AF: What is DMAC?
MA: DMAC- Duo Multicultural Arts Center 62 East 4th Street under the Artistic Direction of Michelangelo Alasa’, offers exciting programming which includes Theater@DMAC, Film@DMAC which presents the highly successful NYC Downtown Short Film Festival recently recognized as one of the top film festivals in the world; the Music@DMAC series featuring Cabaret and chamber/new music programs and Dance@DMAC which commissions and presents new dance works. On the 3rd floor Art@DMAC is dedicated to new media + digital works.
DMAC is a founding member of Fourth Arts Block (www.fabnyc.org). On December 13, 2005 through the perseverance of former City Council member Margarita Lopez, current City Council member Rosie Mendez, HPD, Mayor Bloomberg, the City Council, the Manhattan Borough President and the Department of Cultural Affairs, DMAC became co-owner of 62 East 4th Street, the building they have been in residence for 20 years. DMAC becomes part of a handful of Latino based organizations nationwide to own their performance space. For more information visit us at www.duotheater.org.
AF: I love the building and the theater is spectacular! What materials and objects did you use in your installation and why?
MA: I begin with an image of a fog filled room dissected by images floating in that fog. This was to be my safe place. I divided the space using white sheers curtains and multiple projectors. The images used are iconic videos of my youth and universally iconic in most instances. The idea is the “film of memory”; the closer you get to a memory the sharper it is. The curtains create the distance from the image (memory). As the work has progressed I have added an anti-chamber which is the “house of terror” filled by sexual paraphernalia and images. The audience then walks through a maze that further develops the underlying themes that have been with me since childhood. Mostly artistic influences that have shaped my consciousness, within these spaces, I narrate the story of my life until the age of 20. We also have a dedicated “confession” wall where audience members are allowed to write messages to me and about the work they have just seen.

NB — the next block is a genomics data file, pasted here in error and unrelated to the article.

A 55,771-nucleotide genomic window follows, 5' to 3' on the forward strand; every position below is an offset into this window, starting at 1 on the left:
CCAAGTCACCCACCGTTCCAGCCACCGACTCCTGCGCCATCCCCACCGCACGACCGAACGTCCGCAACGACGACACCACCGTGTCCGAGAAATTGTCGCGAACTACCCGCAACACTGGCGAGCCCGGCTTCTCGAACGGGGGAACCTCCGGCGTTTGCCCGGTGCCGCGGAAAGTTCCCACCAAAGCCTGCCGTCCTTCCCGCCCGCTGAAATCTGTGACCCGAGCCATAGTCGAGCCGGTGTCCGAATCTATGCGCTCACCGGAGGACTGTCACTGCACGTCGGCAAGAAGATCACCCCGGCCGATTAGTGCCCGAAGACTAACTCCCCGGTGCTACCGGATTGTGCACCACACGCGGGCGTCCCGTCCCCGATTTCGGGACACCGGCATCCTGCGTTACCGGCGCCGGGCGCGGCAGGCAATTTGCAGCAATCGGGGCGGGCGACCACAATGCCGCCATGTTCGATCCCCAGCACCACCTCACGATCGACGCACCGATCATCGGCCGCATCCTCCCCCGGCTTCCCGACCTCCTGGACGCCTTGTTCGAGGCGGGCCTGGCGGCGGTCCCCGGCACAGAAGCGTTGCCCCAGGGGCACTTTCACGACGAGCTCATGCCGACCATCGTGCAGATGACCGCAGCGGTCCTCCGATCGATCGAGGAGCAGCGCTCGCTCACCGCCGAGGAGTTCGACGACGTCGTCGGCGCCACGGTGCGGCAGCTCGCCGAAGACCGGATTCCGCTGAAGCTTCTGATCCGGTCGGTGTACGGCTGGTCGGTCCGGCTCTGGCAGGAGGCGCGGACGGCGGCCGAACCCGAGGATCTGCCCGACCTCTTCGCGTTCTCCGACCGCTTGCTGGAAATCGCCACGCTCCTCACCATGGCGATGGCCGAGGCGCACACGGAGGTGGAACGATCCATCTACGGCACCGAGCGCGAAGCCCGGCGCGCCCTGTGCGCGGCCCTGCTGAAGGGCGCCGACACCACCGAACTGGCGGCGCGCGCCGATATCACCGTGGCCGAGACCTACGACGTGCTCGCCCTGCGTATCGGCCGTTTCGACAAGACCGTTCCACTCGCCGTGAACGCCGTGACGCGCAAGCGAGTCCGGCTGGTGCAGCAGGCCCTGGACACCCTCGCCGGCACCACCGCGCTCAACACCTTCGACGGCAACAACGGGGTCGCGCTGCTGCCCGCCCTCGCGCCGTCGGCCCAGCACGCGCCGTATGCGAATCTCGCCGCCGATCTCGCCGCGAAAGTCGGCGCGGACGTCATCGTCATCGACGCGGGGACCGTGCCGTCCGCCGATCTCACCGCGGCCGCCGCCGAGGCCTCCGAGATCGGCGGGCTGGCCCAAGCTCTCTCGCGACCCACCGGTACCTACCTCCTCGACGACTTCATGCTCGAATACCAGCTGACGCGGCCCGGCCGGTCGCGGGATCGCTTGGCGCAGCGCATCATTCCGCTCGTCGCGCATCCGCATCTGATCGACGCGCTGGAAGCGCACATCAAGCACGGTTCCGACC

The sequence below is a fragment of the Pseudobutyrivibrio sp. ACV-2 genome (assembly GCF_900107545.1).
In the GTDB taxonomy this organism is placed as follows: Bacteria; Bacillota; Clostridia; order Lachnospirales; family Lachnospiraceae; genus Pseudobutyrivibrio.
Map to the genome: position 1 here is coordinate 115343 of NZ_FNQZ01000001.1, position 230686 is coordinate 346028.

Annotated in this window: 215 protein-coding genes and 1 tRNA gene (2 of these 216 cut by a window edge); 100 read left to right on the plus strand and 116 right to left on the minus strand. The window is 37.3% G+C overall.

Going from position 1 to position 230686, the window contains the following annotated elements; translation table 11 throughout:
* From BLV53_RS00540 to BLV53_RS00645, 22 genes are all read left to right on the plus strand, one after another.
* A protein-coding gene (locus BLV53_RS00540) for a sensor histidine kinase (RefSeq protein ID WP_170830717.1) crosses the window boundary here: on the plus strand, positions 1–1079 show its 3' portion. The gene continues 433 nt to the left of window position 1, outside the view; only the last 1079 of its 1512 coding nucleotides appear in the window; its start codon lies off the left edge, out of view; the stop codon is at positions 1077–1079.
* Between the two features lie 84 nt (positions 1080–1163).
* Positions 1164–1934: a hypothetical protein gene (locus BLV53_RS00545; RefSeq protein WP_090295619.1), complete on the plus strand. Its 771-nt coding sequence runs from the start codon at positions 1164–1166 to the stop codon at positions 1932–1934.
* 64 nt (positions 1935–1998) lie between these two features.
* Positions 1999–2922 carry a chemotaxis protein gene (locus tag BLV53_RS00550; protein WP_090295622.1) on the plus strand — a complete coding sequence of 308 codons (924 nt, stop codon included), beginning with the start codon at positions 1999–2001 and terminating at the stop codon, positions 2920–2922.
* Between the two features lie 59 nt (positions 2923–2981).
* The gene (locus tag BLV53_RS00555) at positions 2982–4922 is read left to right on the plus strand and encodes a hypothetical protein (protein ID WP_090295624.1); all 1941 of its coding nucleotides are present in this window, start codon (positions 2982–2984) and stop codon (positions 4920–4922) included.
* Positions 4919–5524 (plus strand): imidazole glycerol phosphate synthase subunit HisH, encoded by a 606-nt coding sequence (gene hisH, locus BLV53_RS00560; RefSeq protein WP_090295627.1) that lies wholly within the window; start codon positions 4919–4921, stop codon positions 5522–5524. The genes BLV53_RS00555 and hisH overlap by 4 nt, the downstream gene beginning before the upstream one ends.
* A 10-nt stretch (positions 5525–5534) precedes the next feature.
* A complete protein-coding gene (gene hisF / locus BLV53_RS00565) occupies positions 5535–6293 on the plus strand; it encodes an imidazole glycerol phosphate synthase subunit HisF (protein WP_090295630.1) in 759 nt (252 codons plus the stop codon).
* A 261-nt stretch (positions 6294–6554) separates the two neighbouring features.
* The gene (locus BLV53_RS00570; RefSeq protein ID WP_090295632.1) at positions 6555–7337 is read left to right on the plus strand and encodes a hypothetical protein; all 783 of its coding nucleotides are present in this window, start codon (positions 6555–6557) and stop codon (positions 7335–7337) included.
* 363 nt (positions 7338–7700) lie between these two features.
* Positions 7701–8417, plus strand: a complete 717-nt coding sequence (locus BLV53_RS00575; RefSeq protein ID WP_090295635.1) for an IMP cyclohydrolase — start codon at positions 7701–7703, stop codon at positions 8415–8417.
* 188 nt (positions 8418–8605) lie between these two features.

AF: Who are some of your influences?
MA: Diaghilev, Cocteau, Ned Rorem’s Paris Diary, Francis Bacon, Cecil Beaton, Francesco Clemente, Tennessee Williams, Truman Capote, Diana Vreeland, Monroe, Streisand, Pollock, Peggy Guggenheim, Chanel, Garbo, Gertrude Stein, Paris, Man Ray, Kiki de Montparnasse, Picasso, Christian Berard, Chanel, Wilfredo Lam, Warhol, Goya, Versailles, Proust, Frida Kahlo, Pedro Almodovar, Jackie Curtis, Allen Ginsburg, William Blake.
AF: What’s your dream project? If you had no constraints and could work on anything you wanted, what would you do?